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Tasty pastry: Our pick of the best sweet treats on offer in Brussels
Makowiec & rogaliki z makiem
Poppy seeds have been used in Eastern European baking since pre-Christian times and are ever popular in Polish patisserie. Makowiec poppy seed cake (pronounced mak-ov-yetz), has gone from being a Polish must at Christmas and Easter to appearing at all sorts of family celebrations and is even eaten for breakfast, according to Cornelia at Cukiernia Les Délices du Coin in Avenue des Celtes, Etterbeek. A long Swiss roll-type cake kept in the display cabinet by the door, theirs has a rich, thick, spun filling of poppy seeds, honey, raisins, almonds and candied peel. Ask for however hefty a slice you want and the servers will weigh it out for you. For less of a sugar hit, try the rogaliki z makiem – miniature bready croissant rolls with a dark filling of poppyseed and marzipan, scattered with nibbed hazelnuts and dribbled with icing you can pick off.
Mlabes & kak warka
Mlabes are elegant gobstopper-sized delicacies from the Tunisian region of Sfax. The crisp, slightly lemony glazed shell gives way to a delicate tightly packed almond crumble. You’ll find them at Star of Tunis on Boulevard Lemonnier, along with a veritable trove of other traditional goodies, such as kak warka, small crumbly pastry rings filled with a smooth marzipan, flavoured with rose water. These are iced for special celebrations and you can buy them with or without the icing. Soumaya behind the counter will gladly explain in French what everything else is in the shop too. All the bite-size pieces are sold by the kilo at the same price, so trying a few pieces of everything becomes an easy pleasure.
Malai jambu & coconut jambu
These moist, sweet little dumplings are speciality variations of the extremely popular gulab jambu, also called gulab jaman in some regions and cultures of the Indian subcontinent and diaspora. Dating back to medieval India, they are made of mawa, milk that has been boiled and reduced to the consistency of a soft dough. The mawa is mixed with a little flour, rolled into balls and deep fried until golden, then soaked in a light syrup flavoured with cardamom. Malai jambu are filled with a generous seam of malai – a lower-fat clotted cream. Grated coconut is added to the mawa for coconut jambu. Since you can’t tell until you bite into it, coconut sprinkled on the outside is the giveaway. Pick up fresh ones at the counter at Express Afro-Indian on Boulevard du Midi, where you’ll also find a selection of popular fudgey favourites barfi and pera.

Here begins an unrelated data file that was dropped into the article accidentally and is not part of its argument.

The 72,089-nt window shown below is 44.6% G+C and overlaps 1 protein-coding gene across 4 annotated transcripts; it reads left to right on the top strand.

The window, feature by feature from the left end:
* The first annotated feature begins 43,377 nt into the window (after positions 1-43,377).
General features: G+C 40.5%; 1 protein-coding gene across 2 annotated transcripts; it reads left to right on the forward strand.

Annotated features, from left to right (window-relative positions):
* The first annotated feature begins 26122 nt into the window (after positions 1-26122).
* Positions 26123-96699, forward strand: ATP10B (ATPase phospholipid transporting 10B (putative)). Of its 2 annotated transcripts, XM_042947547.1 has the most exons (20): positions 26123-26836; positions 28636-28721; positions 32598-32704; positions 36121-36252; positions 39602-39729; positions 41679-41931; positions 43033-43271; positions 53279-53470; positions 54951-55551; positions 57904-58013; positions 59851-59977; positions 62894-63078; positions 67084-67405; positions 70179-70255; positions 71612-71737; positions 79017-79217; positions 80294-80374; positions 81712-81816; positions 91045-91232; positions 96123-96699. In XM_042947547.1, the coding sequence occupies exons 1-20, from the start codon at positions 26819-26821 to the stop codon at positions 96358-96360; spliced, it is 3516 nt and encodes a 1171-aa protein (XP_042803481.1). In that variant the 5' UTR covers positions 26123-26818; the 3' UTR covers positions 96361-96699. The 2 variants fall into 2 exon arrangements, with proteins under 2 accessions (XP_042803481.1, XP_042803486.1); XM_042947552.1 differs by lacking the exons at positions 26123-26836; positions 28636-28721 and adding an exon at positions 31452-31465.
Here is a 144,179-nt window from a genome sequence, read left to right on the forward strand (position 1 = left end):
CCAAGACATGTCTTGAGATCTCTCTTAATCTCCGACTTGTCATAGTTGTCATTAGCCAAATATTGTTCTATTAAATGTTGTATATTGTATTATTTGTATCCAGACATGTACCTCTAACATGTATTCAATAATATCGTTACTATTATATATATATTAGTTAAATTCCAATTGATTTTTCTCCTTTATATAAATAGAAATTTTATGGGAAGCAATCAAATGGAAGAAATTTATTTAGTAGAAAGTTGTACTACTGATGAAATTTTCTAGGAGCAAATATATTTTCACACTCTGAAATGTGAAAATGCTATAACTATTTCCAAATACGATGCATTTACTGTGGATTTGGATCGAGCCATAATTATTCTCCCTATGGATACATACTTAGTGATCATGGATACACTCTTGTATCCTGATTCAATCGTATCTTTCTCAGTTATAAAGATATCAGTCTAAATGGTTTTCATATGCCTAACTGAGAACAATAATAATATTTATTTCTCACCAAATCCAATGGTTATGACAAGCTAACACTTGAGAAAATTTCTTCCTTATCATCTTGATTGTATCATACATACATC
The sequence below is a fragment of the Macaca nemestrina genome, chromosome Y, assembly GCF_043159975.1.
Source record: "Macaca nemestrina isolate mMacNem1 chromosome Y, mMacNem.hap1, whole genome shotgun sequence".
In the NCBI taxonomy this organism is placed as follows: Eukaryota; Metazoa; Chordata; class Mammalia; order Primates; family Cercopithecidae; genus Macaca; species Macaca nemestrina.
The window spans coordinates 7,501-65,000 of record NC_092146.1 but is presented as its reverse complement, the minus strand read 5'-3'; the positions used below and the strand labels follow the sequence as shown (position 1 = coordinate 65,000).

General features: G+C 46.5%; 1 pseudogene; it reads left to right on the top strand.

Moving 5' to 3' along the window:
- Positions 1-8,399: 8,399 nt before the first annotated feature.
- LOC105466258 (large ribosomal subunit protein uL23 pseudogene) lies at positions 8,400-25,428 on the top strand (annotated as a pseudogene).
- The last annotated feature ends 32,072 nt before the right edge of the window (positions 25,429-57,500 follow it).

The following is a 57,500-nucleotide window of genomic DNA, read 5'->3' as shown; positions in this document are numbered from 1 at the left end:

Lao gong bing
Shared between couples, and especially as wedding cakes, these treats also known as husband-and-wife cakes are popular all over China and the autonomous region of Macau. They symbolise the triumph of creativity and work over poverty and oppression, and each region has its own legend of how either a husband or a wife created the cakes and sold them at market to earn enough money to buy their beloved out of strife, be it slavery or to pay exam fees. The slightly salty flaky pastry gives way to a rich tangy interior of sesame, nuts, fermented red bean paste and star anise. If you’re lucky you’ll find them freshly made at the Chinese patisserie known as St Anny Food on Rue Sainte Catherine in the centre, or pick up some pre-packed ones from Macau at the Kam Yuen supermarket on the opposite corner.
Pastel de feijão & pastel de Portimão
An everyday tartlet in Portugal, the white bean pastel de feijão is far more elusive in Brussels than the increasingly popular pastel de nata custard tartlets, now making appearances in supermarket chains. But you can find it and several delicious regional variations at Pastelaria Garcia in Avenue de la Couronne, Ixelles. The beautiful flaky exterior of the pastel de feijão gives way to the gentle smooth creamy sweetness of an almond and bean interior. The Portimão is a sweeter regional variation and has a bottom layer of shredded, almost translucent courgette, giving it a bit of crunch. Garcia is haven for all sorts of other traditional bakes that the master baker’s daughter Vanessa Garcia will take you through in English if you’re curious.
Taking almost three hours to make, these beautiful and satisfyingly sticky, chewy, fried dough pastries that are dipped in honey and sprinkled with sesame seeds are usually only made for feast days and celebrations in Morocco. The dough itself contains ground sesame seeds, cinnamon and saffron, and the honey is infused with orange flower water. Good Moroccan patisseries in Brussels will have a platter glistening away behind the counter somewhere. These beauties are from the Boulangerie Patisserie Chocolatier in Chaussée de Forest close to Porte de Hal.
This article first appeared in The Bulletin 2019